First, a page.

The church has a very interesting name and looks equally unusual. First of all let me to explain the origin of the peculiar name. The full name of the church was originally with an archaic postscript "at end of the bridge". As the postscript suggests, the church, which was part of the fortifications of St. John Commandery (Knights of Malta) was at the Lesser Town bridgehead of former Judith Bridge. Since the bridge toll was collected, the church gained the name "under the chain". The church was originally Romanesque, three-nave. Karel IV. decided it to rebuild in the mid-14th Century to Gothic, so the old Romanesque church was demolished. But the plan turned out differently than expected. It was managed to complete only Gothic chancel, entrance hall in 1375, and there were added two squared towers in 1389. The chancel was burned in 1420 and it was newly constructed with Renaissance and Baroque style ceiling by Carlo Lurago in 1640 - 1660. Neo-Gothic battlements were added in 1836. So today the place aroused very strange impression. After entering through the Gothic portico we enter the hall, followed by a courtyard .......! It is the site of the former Romanesque church, so actually the Gothic church building (only a presbytery) is much smaller than the original Romanesque church was. Remains of Roman arches of the former southern side of the church can be seen in the wall on the right. The church was at the peak of gothic very important, as evidenced by the fact that there were exposed mortal remains of Charles IV. and his son Wenceslas IV.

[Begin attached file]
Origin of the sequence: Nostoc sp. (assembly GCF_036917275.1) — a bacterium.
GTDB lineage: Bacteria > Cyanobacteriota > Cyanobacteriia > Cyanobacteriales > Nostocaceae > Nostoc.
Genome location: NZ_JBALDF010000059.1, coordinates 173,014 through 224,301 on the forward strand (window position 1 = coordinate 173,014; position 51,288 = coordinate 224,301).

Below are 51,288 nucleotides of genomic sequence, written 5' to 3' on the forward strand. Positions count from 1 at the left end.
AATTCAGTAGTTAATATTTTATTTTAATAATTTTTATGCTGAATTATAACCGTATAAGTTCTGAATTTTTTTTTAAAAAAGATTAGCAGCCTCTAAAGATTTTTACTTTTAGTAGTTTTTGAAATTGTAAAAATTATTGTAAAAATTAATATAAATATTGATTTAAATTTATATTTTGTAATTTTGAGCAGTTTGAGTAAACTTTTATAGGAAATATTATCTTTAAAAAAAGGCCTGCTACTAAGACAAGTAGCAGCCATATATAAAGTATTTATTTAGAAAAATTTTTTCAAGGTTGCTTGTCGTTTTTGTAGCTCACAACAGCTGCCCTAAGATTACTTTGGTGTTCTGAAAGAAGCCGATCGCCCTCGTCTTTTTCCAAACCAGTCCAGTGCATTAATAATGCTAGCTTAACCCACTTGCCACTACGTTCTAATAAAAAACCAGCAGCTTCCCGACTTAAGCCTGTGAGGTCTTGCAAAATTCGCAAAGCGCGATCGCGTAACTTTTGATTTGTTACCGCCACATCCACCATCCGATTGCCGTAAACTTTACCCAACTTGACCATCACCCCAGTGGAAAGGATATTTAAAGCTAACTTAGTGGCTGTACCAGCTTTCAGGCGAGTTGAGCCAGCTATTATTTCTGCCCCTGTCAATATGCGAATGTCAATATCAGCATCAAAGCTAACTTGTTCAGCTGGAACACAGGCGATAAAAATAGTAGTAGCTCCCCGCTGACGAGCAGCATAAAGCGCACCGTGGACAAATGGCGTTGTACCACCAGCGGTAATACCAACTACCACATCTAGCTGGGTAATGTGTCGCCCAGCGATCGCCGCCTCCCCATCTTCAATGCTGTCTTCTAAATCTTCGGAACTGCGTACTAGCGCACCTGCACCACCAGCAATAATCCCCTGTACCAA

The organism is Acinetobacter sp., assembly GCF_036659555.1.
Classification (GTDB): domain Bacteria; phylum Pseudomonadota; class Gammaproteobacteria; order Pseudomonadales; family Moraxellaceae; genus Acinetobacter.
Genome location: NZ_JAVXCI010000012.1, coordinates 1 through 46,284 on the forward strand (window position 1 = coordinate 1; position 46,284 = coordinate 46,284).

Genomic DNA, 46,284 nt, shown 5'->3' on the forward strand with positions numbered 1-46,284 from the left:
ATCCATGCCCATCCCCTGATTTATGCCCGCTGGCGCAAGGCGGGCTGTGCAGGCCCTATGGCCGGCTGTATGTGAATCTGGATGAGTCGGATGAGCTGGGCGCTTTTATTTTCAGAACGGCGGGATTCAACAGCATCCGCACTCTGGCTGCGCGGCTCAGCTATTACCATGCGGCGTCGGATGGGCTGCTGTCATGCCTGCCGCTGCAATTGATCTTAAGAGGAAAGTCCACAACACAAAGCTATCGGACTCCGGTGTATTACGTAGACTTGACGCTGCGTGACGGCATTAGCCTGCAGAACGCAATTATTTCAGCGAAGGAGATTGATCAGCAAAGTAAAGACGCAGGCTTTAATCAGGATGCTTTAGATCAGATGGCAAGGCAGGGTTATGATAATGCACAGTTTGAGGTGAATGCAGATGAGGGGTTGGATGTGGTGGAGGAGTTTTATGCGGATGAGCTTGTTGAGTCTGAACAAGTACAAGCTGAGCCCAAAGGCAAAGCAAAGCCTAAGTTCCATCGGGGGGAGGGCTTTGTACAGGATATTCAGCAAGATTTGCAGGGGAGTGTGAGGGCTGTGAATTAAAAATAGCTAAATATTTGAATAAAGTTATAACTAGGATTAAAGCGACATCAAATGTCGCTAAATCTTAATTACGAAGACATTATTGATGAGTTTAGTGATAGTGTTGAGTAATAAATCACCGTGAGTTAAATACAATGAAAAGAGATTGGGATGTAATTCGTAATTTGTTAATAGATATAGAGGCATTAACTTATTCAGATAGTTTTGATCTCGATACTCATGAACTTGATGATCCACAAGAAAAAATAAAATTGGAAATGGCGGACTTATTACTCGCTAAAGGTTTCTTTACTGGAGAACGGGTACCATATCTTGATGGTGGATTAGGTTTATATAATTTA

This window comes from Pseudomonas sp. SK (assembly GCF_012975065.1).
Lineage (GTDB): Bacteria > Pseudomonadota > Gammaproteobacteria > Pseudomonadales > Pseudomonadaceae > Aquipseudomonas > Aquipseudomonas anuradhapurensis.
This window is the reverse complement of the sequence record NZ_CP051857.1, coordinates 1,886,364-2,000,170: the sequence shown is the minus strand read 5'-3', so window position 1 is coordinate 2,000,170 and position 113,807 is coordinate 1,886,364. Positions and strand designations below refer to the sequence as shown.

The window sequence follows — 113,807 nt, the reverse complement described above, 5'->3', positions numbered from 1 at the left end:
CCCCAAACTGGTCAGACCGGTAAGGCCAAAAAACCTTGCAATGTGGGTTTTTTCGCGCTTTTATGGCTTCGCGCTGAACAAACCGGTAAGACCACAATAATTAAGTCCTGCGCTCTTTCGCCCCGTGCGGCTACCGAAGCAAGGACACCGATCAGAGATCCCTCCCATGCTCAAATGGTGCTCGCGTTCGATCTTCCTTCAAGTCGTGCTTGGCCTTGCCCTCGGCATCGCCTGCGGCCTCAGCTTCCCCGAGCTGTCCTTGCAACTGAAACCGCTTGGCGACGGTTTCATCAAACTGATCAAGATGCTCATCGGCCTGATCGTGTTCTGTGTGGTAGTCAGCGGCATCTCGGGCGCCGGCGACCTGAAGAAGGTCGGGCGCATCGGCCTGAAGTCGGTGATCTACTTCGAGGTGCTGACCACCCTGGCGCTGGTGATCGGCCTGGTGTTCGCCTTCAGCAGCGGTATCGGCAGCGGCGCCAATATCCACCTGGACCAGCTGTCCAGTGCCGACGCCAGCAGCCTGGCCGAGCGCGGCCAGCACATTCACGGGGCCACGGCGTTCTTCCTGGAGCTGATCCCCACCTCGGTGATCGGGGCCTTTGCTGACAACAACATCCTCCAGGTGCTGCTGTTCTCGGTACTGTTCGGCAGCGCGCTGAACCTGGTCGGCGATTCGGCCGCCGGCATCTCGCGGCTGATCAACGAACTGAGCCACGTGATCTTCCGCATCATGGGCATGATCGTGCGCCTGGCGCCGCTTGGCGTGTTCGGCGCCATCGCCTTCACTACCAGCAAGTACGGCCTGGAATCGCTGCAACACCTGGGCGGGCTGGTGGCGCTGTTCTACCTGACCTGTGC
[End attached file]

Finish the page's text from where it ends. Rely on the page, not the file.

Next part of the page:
The church was built in stages by whole three generations of one family of the most important Baroque architects in Prague. Father Christopher Dietzenhofer (who apparently could not read or write) built the west front entrance to the church and hall with the choir and the first two fields chapels in the years 1703 to 1711. The main nave and the dome tower were built by his son Kilian Ignaz Dietzenhofer in the years 1737 - 1752 and bell tower in the Rococo style was built by his son-in-law Anselmo Lurago in 1751 - 1756. After entering the church we will draw our main attention to fresco in the dome by Franz Xaver Palko and certainly we should not overlook the hanging Passion cycle painted by Karel Skreta. The observation tower of the former communist secret police StB was established in bell tower for observing visitors of Western embassies nearby . Today there is a small exhibition to visit.
The church has the long history and so it appeared in all historical architectural styles during its existence. It was originally built in Romanesque style, rebuilt in the Gothic style, the Hussites burned it down, then it was rebuilt in the Renaissance, and finally as the culmination rebuilt in Baroque style by Kilian Ignaz Dietzenhofer. We can find hier valuable monuments of art - an altarpiece painted by Peter Paul Rubens, paintings signed by Josef Heintz and Karel Skreta. But most interesting is a church crypt, where are buried the most important artists of Rudolf time - architect Ulrico Aostalli engraver and printmaker Aegidius Sadeler and sculptor Adrian de Vries. Important was also the adjacent Augustinian monastery with the oldest and longest producing brewery in Prague, which was founded in 1352 and working until 1951. The tradition of the famous dark lager - "Thomas´s Goat" began in 1870. Dark beer became for St. Thomas brewery so distinctive that even after the abolition of the brewery the dark beer was imported there.
Interesting and for Prague unusual Baroque building of the central oval layout with elaborate details on a very small plot of land designed by architect Abraham de Parigi in 1686 - 1692.